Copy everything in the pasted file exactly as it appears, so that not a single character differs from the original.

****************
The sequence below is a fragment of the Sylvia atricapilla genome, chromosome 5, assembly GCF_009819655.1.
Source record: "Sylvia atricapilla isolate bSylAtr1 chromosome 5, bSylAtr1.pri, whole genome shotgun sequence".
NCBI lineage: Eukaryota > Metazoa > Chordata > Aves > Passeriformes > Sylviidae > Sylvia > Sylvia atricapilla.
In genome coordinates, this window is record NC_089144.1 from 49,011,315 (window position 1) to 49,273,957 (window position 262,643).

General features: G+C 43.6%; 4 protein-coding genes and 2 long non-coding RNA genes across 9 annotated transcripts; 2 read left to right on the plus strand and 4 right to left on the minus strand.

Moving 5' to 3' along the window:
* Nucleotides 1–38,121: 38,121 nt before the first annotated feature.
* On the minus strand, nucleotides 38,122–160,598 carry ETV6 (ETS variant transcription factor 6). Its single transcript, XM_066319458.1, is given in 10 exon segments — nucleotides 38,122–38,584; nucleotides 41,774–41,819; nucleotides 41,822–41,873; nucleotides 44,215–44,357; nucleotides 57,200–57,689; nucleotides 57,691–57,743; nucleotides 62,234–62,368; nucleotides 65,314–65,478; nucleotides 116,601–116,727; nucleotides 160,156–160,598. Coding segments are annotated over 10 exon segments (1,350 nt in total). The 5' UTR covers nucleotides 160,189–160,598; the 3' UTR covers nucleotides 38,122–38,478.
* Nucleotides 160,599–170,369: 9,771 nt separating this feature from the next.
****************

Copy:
The sequence below is a fragment of the Sylvia atricapilla genome, chromosome 5, assembly GCF_009819655.1.
Source record: "Sylvia atricapilla isolate bSylAtr1 chromosome 5, bSylAtr1.pri, whole genome shotgun sequence".
NCBI lineage: Eukaryota > Metazoa > Chordata > Aves > Passeriformes > Sylviidae > Sylvia > Sylvia atricapilla.
In genome coordinates, this window is record NC_089144.1 from 49,011,315 (window position 1) to 49,273,957 (window position 262,643).

General features: G+C 43.6%; 4 protein-coding genes and 2 long non-coding RNA genes across 9 annotated transcripts; 2 read left to right on the plus strand and 4 right to left on the minus strand.

Moving 5' to 3' along the window:
* Nucleotides 1–38,121: 38,121 nt before the first annotated feature.
* On the minus strand, nucleotides 38,122–160,598 carry ETV6 (ETS variant transcription factor 6). Its single transcript, XM_066319458.1, is given in 10 exon segments — nucleotides 38,122–38,584; nucleotides 41,774–41,819; nucleotides 41,822–41,873; nucleotides 44,215–44,357; nucleotides 57,200–57,689; nucleotides 57,691–57,743; nucleotides 62,234–62,368; nucleotides 65,314–65,478; nucleotides 116,601–116,727; nucleotides 160,156–160,598. Coding segments are annotated over 10 exon segments (1,350 nt in total). The 5' UTR covers nucleotides 160,189–160,598; the 3' UTR covers nucleotides 38,122–38,478.
* Nucleotides 160,599–170,369: 9,771 nt separating this feature from the next.